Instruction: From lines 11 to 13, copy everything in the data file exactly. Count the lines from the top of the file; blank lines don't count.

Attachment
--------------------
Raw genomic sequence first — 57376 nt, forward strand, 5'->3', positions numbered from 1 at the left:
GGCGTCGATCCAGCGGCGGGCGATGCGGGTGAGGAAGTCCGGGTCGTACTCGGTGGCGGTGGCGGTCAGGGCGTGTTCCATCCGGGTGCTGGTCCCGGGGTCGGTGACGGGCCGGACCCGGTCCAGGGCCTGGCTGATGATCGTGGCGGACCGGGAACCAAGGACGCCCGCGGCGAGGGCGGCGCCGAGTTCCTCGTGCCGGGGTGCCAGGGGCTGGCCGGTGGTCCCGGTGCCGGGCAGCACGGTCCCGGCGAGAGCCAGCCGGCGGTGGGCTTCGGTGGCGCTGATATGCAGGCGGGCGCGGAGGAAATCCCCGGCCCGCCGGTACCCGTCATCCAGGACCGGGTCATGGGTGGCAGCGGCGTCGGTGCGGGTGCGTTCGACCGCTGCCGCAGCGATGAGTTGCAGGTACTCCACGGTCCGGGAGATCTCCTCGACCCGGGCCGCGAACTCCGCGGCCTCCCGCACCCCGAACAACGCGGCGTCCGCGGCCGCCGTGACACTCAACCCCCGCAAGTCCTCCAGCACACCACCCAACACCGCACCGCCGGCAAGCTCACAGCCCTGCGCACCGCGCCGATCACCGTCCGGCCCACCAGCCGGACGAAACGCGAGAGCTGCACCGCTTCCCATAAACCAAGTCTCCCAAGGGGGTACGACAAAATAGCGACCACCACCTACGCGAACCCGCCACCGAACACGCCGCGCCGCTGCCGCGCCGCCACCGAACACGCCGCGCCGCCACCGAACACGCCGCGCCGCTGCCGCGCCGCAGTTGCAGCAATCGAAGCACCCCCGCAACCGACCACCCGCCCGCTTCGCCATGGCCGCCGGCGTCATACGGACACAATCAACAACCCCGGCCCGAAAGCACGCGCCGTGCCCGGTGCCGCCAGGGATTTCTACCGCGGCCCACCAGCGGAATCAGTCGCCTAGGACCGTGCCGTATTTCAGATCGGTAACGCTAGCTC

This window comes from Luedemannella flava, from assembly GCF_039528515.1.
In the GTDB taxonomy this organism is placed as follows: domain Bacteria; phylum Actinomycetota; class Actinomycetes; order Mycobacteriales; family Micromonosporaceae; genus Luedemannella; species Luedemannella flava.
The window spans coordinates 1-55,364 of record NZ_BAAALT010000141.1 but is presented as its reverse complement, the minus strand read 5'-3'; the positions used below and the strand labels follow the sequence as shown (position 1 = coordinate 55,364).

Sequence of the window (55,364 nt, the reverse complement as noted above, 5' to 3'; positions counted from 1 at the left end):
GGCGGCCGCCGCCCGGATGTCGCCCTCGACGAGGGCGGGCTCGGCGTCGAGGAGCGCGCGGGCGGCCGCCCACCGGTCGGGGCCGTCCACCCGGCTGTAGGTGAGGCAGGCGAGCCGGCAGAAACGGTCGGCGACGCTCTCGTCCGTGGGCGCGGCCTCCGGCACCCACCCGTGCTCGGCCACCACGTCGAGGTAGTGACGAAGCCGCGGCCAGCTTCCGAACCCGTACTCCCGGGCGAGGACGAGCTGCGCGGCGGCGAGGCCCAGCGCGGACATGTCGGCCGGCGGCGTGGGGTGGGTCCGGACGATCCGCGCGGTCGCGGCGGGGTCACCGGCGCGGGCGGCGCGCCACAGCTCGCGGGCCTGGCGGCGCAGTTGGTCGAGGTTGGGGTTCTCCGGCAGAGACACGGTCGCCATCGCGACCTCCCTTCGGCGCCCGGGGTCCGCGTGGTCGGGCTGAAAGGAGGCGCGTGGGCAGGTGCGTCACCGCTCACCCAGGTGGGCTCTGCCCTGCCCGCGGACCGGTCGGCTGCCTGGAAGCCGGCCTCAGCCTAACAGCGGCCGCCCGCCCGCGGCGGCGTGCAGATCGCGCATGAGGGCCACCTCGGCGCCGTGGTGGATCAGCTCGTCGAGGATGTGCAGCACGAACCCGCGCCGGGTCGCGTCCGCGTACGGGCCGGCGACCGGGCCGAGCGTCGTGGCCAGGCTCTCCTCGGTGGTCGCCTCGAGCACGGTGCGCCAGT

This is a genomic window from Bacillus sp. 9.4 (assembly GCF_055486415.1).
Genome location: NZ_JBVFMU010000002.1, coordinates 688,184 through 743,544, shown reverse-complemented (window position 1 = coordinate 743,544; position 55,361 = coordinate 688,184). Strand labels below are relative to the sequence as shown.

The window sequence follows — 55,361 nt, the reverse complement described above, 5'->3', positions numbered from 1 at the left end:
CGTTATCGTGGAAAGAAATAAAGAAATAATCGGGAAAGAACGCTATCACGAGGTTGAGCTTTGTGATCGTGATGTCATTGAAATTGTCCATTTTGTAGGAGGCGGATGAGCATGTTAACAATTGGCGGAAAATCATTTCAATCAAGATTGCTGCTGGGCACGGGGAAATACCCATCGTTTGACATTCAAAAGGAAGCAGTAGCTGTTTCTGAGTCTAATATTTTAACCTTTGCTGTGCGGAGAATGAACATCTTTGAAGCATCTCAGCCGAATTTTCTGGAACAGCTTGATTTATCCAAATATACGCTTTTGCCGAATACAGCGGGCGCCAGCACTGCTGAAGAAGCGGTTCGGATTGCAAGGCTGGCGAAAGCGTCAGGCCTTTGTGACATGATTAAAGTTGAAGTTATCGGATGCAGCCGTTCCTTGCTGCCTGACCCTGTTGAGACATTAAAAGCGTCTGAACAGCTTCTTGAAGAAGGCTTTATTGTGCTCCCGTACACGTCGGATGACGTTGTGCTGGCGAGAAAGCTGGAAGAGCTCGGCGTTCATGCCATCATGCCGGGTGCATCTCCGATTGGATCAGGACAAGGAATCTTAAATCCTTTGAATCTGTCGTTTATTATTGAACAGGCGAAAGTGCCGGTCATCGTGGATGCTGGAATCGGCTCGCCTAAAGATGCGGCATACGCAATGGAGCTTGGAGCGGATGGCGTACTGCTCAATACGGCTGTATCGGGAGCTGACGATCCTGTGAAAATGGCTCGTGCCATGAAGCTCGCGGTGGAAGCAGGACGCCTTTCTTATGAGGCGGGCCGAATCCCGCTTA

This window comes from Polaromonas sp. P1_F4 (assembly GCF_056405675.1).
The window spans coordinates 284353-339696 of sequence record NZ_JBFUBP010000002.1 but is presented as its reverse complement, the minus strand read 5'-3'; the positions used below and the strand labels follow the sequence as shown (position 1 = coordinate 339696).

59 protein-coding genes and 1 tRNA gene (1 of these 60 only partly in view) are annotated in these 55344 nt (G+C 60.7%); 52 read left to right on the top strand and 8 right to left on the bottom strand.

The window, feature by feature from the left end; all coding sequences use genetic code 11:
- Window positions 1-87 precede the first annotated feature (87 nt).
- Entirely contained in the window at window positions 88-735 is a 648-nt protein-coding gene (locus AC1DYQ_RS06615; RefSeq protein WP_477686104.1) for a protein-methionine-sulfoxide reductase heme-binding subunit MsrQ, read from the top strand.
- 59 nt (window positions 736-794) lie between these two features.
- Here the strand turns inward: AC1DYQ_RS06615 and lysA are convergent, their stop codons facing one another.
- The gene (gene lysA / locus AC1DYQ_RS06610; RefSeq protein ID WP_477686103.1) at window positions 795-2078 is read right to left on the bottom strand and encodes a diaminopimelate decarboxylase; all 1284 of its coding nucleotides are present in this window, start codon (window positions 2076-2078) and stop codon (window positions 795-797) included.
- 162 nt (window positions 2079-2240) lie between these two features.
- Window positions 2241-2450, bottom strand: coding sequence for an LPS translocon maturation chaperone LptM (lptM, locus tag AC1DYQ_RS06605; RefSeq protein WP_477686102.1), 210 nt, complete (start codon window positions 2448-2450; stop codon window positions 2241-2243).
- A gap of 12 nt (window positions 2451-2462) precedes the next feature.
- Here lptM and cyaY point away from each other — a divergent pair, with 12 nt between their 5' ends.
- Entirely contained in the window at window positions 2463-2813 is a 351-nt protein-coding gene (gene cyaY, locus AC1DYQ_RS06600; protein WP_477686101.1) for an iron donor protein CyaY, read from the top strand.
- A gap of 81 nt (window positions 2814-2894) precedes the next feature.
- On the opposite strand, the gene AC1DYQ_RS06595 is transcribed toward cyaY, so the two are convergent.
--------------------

CGTTATCGTGGAAAGAAATAAAGAAATAATCGGGAAAGAACGCTATCACGAGGTTGAGCTTTGTGATCGTGATGTCATTGAAATTGTCCATTTTGTAGGAGGCGGATGAGCATGTTAACAATTGGCGGAAAATCATTTCAATCAAGATTGCTGCTGGGCACGGGGAAATACCCATCGTTTGACATTCAAAAGGAAGCAGTAGCTGTTTCTGAGTCTAATATTTTAACCTTTGCTGTGCGGAGAATGAACATCTTTGAAGCATCTCAGCCGAATTTTCTGGAACAGCTTGATTTATCCAAATATACGCTTTTGCCGAATACAGCGGGCGCCAGCACTGCTGAAGAAGCGGTTCGGATTGCAAGGCTGGCGAAAGCGTCAGGCCTTTGTGACATGATTAAAGTTGAAGTTATCGGATGCAGCCGTTCCTTGCTGCCTGACCCTGTTGAGACATTAAAAGCGTCTGAACAGCTTCTTGAAGAAGGCTTTATTGTGCTCCCGTACACGTCGGATGACGTTGTGCTGGCGAGAAAGCTGGAAGAGCTCGGCGTTCATGCCATCATGCCGGGTGCATCTCCGATTGGATCAGGACAAGGAATCTTAAATCCTTTGAATCTGTCGTTTATTATTGAACAGGCGAAAGTGCCGGTCATCGTGGATGCTGGAATCGGCTCGCCTAAAGATGCGGCATACGCAATGGAGCTTGGAGCGGATGGCGTACTGCTCAATACGGCTGTATCGGGAGCTGACGATCCTGTGAAAATGGCTCGTGCCATGAAGCTCGCGGTGGAAGCAGGACGCCTTTCTTATGAGGCGGGCCGAATCCCGCTTA

This window comes from Polaromonas sp. P1_F4 (assembly GCF_056405675.1).
The window spans coordinates 284353-339696 of sequence record NZ_JBFUBP010000002.1 but is presented as its reverse complement, the minus strand read 5'-3'; the positions used below and the strand labels follow the sequence as shown (position 1 = coordinate 339696).